(3) Although peacetime applications of comparative photography techniques
are numerous, their major application comes in combat, where the primary purpose
of such photographs is to show tactical changes in enemy positions, strengths and
b. Comparative photography techniques.
The simplest of the comparative techniques
requires only that the photographer get coverage of an enemy sector or
emplacement both before and after friendly forces have attacked it.
pictures will show graphically the extent of damage to the enemy and whether the
attack has "softened" the enemy enough to permit the advance of friendly troops.
The same techniques have, of course, innumerable other applications such as
before-and-after medical or dental photography, before-and-after construction
Although all comparative photography must by definition
require two or more prints for comparison, possessing dissimilarities usually
obtained by shooting the photos at different times, there is a special class of
comparative photographs known as "time-lapse" photos.
Although this term is
commonly used for such things as "speeding up the action" on cinematography
(i.e., the opening of a flower), the Army uses the term to identify two or more
photos, taken at intervals of days or months, which depict changes in enemy
positions or strengths resulting from "buildups" or "withdrawals." Often the unit
photographer is assigned to take these photos on a regular basis so that a day-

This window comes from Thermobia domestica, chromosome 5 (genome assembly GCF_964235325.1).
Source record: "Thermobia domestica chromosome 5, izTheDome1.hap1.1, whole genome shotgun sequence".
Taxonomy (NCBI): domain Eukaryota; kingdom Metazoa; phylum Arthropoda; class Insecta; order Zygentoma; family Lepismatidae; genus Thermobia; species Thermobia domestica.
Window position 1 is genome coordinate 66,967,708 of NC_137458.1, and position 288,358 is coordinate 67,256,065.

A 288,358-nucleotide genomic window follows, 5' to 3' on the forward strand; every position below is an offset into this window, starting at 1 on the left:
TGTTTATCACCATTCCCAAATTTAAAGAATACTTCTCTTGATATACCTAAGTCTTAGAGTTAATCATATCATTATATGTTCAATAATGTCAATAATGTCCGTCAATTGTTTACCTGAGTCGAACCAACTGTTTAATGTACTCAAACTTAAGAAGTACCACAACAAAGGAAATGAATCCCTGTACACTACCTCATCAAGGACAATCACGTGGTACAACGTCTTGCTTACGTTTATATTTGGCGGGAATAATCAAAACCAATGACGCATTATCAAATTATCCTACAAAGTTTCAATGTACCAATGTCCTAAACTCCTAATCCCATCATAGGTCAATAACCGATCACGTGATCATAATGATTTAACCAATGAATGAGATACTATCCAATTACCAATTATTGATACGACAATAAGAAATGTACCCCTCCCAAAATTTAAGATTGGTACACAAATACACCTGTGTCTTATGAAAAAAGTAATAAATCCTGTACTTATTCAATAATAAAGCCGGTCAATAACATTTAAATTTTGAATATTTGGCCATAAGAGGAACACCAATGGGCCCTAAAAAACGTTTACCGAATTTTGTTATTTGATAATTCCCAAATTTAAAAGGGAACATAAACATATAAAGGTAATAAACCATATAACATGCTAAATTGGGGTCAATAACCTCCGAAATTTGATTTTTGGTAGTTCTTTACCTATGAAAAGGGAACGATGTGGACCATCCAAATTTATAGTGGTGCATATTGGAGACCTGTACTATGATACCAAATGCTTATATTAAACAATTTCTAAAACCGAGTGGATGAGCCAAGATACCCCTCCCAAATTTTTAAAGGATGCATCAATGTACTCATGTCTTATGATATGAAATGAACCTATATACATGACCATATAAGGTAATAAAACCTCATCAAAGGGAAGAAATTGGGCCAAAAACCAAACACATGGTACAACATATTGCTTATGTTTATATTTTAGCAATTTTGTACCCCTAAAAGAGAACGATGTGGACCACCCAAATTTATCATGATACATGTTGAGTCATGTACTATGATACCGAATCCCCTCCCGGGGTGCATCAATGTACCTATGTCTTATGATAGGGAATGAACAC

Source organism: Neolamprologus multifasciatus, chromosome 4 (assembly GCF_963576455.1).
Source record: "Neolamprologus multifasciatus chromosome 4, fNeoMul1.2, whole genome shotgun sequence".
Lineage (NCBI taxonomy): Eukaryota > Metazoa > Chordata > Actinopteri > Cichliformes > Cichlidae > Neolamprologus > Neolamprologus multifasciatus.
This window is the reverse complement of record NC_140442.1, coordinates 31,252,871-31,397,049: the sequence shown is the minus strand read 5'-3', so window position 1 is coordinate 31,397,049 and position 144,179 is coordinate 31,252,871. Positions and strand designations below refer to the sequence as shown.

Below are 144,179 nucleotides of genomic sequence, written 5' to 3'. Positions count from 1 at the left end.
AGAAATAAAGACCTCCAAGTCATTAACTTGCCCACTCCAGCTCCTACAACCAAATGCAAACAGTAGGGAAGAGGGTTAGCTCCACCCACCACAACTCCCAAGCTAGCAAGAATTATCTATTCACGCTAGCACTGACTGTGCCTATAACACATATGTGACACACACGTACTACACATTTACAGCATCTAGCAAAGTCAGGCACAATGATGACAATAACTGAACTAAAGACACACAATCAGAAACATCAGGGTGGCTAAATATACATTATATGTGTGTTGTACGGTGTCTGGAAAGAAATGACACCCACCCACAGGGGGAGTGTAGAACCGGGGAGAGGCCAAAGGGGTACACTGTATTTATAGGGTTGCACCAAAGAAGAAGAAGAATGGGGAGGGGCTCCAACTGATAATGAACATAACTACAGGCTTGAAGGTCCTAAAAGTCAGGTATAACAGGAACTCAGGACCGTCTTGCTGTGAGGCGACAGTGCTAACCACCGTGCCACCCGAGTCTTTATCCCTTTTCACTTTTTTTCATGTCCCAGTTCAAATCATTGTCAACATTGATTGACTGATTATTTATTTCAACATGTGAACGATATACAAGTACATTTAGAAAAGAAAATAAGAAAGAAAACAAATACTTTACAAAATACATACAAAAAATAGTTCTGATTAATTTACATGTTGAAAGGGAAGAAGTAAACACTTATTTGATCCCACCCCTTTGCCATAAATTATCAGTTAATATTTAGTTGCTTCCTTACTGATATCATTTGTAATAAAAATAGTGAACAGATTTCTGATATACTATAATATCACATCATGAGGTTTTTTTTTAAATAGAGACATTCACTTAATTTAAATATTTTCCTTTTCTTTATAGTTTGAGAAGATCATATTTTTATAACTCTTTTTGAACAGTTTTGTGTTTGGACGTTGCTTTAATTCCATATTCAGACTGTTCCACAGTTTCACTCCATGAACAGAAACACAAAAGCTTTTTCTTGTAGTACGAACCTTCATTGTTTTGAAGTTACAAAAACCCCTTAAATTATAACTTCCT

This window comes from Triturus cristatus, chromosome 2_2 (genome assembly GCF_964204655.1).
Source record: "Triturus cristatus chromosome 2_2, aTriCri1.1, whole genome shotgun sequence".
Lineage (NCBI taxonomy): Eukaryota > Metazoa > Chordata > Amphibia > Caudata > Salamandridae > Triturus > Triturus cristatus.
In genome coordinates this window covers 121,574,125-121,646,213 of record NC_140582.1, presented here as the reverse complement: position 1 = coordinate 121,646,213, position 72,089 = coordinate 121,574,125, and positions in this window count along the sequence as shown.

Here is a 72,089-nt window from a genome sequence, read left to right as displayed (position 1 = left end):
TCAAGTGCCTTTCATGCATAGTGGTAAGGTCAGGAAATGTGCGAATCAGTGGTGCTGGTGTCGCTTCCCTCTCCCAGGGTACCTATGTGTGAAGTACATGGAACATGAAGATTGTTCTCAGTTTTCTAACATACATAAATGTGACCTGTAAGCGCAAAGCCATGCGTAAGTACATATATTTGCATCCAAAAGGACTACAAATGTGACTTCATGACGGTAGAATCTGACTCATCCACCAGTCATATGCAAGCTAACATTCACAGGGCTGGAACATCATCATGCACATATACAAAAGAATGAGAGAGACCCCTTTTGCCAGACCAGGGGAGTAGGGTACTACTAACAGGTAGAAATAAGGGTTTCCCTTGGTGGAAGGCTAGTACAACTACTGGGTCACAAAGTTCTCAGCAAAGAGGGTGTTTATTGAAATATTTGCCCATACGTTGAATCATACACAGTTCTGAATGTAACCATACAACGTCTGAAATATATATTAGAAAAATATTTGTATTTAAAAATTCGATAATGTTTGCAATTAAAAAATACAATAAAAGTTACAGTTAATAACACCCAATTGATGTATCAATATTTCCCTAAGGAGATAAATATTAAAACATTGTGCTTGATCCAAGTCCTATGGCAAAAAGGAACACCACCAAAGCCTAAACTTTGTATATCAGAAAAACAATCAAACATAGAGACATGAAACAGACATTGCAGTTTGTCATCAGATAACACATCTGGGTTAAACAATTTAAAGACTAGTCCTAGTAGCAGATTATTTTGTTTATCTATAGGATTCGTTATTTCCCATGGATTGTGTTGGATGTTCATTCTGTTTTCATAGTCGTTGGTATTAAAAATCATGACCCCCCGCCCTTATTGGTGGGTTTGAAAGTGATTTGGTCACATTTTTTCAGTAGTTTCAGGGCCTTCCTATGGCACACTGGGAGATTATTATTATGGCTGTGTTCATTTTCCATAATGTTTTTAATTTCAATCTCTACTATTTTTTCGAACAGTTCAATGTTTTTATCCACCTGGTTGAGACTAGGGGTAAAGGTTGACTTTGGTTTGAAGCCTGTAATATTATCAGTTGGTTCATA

to-day check is kept on enemy fortifications. Such comparative photos will often
reveal whether the enemy is massing for an attack or preparing for defense, and
foreknowledge of enemy intentions is invaluable to friendly forces.
(3) Flash recording photography.
A field commander is often faced with
the problem of where to direct his firepower in order to make it most effective
and a comparative photography technique called flash recording is made to order
for his purposes.
Basically the technique merely makes use of "muzzle flash",
the instantaneous burst of light which occurs when a weapon is fired at night,
recording these "flashes" photographically.
There are, however, various
procedures for performing the technique. Among them are:
(a) Night exposure. Exposure of the film is begun at dusk, when there
is sufficient light to allow a fairly short exposure and yet enough darkness to
Polaroid film has
proven itself ideal for such work, not only because of the rapidity of processing
but also because of its extremely high emulsion speeds.
In this method, a partial exposure
is given the film during the daylight hours, with the camera mounted on a
The film is then given a second exposure at night, usually a
time exposure, to record the muzzle flashes.
This technique has the advantage
of both the
good image of
terrain unobtainable with a night exposure technique alone (fig 1-8).